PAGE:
China One Child Policy Facts

Families Can Now Have Two Children

Chinese Child Shopping
Little girl in China. Tang Ming Tung Creative #: 499636577 Getty

For more than 35 years, China's one-child policy limited the country's population growth. It ended after 2015, as China's demographics had been skewed due to the policy. China does not have enough young people to support the aging demographics, and due to a preference for boys, men of marrying age outnumber women. In all, there were more than 33 million men than women in China in 2016, making it difficult for men of lower socioeconomic status to marry at all.

After 2024, India is expected to become the world's most populous, when both countries' populations are expected to reach about 1.4 billion. China's population is forecast to be stable and then decline slightly after 2030, and India will keep growing.

The Background

China's one-child rule was created in 1979 by Chinese leader Deng Xiaoping to temporarily limit communist China's population growth. It was in place until January 1, 2016. When the one-child policy was adopted in 1979, China's population was about 972 million people. China was expected to achieve zero population growth by 2000, but it actually achieved that seven years earlier. 

Whom It Affected

China's one-child policy most strictly applied to Han Chinese living in urban areas of the country. It did not apply to ethnic minorities throughout the country. Han Chinese represented more than 91 percent of the Chinese population. Just over 51 percent of China's population lived in urban areas.

In rural areas, Han Chinese families could apply to have a second child if the first child was a girl.

For families who observed the one-child rule, there were rewards: higher wages, better schooling and employment, and preferential treatment in obtaining governmental assistance (such as health care) and loans.

For families who violated the one-child policy, there were sanctions: fines, wage cuts, employment termination, and difficulty in obtaining governmental assistance.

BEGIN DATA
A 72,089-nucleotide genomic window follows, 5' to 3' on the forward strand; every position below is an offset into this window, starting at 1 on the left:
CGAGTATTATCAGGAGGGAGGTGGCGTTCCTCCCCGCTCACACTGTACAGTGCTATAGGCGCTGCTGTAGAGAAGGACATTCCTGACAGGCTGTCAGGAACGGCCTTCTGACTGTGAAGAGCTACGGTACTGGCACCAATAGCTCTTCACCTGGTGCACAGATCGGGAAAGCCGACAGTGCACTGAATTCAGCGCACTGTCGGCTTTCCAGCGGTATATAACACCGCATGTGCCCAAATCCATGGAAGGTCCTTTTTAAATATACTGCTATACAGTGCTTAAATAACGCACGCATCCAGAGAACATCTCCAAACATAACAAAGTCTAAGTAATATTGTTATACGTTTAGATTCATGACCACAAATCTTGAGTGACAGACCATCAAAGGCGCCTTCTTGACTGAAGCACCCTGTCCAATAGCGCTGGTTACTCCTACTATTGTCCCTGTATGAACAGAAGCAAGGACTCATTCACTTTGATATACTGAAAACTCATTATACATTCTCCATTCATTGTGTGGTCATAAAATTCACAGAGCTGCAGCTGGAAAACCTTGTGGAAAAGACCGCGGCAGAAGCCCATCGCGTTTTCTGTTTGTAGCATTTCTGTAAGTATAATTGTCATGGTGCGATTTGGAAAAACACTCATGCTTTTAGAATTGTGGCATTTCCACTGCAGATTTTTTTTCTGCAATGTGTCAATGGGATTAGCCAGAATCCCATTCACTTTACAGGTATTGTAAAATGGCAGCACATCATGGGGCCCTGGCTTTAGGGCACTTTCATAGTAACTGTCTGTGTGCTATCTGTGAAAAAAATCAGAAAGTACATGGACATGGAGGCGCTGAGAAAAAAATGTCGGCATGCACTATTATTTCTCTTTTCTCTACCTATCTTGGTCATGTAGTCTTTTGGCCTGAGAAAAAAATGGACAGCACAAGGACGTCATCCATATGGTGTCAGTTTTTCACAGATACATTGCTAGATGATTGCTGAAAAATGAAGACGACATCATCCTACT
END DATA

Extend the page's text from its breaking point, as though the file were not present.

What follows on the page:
Families who were permitted to have a second child usually had to wait from three to four years after the birth of the first child before conceiving their second child.

The Exception to the Rule

One major exception to the one-child rule allowed two singleton children (the only offspring of their parents) to marry and have two children. Additionally, if a first child was born with birth defects or major health problems, the couple was usually permitted to have a second child.

The Long-Term Fallout

 In 2015 China had an estimated 150 million single-child families with an estimated two-thirds of those thought to be a direct result of the policy.

China's sex ratio at birth is more imbalanced than the global average. There are about 113 boys born in China for every 100 girls. While some of this ratio might be biological (the global population ratio is currently about 107 boys born for every 100 girls), there is evidence of sex-selective abortion, neglect, abandonment, and even infanticide of infant females.

The recent peak total fertility rate for Chinese women was in the late ​1960s, when it was 5.91 in 1966 and 1967.

When the one-child rule was first imposed, the total fertility rate of Chinese women was 2.91 in 1978. In 2015, the total fertility rate had dropped to 1.6 children per woman, well below the replacement value of 2.1. (Immigration accounts for the remainder of the Chinese population growth rate.)